There may be an option to skip some checks.
Some BIOSes have options like "fast boot" or similar which will skip memory checking and save few seconds of boot time.
Another point would be to see which video card is set as default. I've seen many BIOSes which are set to by default try to boot a PCI video card, but the system's main video card is PCI-E. That could save few seconds too.
Another thing would be network boot ROMs which can take few seconds top load and would not be needed since the computer boots form local drive.
Yet another thing to add to the disable list would be RAID support, if it's not needed and support for extra disk controllers. Many motherboards have additional drive controllers which may not need to be used if there are few drives. It may be needed to physically reconnect drives to the ports provided by the controller on the chipset. After that, the controller can be disabled and that may save some boot time.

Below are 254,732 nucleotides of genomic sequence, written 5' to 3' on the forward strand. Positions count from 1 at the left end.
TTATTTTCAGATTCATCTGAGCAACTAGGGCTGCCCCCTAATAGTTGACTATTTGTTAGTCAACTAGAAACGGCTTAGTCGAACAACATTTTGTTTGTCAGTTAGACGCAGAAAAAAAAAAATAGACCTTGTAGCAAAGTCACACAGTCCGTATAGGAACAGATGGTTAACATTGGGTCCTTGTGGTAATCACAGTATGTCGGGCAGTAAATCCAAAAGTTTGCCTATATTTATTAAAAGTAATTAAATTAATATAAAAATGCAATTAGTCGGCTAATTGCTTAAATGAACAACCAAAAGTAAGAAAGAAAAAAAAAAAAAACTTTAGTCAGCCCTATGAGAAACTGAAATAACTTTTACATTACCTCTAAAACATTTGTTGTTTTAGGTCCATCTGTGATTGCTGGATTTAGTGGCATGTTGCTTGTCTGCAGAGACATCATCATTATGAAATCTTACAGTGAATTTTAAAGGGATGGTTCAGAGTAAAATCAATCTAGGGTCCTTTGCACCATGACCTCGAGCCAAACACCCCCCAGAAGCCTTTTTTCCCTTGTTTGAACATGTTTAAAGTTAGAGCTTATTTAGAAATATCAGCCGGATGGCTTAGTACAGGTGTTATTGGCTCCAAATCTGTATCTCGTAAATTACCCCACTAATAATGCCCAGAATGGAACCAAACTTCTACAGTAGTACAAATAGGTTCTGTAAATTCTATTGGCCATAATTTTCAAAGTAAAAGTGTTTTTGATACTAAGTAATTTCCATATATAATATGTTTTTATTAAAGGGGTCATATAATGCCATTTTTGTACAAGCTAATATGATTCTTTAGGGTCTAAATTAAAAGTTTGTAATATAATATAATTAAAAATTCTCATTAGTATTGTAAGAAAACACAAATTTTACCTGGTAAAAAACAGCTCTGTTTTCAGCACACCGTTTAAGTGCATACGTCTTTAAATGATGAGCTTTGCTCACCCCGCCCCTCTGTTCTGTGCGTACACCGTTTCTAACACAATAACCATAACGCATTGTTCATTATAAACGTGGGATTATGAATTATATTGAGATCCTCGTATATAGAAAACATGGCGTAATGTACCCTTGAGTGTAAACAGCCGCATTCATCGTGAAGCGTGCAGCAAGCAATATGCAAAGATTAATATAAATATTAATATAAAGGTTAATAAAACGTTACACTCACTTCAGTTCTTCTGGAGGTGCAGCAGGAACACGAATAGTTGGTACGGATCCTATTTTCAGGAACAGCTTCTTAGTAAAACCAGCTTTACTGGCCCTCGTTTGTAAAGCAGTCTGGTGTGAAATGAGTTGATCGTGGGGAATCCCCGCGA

One more thing that might make an impact would be to disable floppy drive in BIOS, if the computer doesn't have one. Some newer motherboards may not even have floppy support anymore, but a significant number of those I've seen which do, have floppy set to standard 1.44 floppy in BIOS and are set not to show errors if there isn't one connected. That might save some time during boot.
Sometimes SATA and PATA drives may need some time to initialize and that time can depend on the port the drive is connected to. So it may be smart idea to disconnect all drives and see how much time it takes for BIOS to show that it can't find any bootable devices. If there is a significant difference, then it may be a good idea to try experimenting with connecting drives to different ports on the motherboard (but make sure only ports provided by the integrated drive controller are used!). I've seen cases where a HDD could take as much as 30 seconds to "initialize" on one port and only take a couple on another.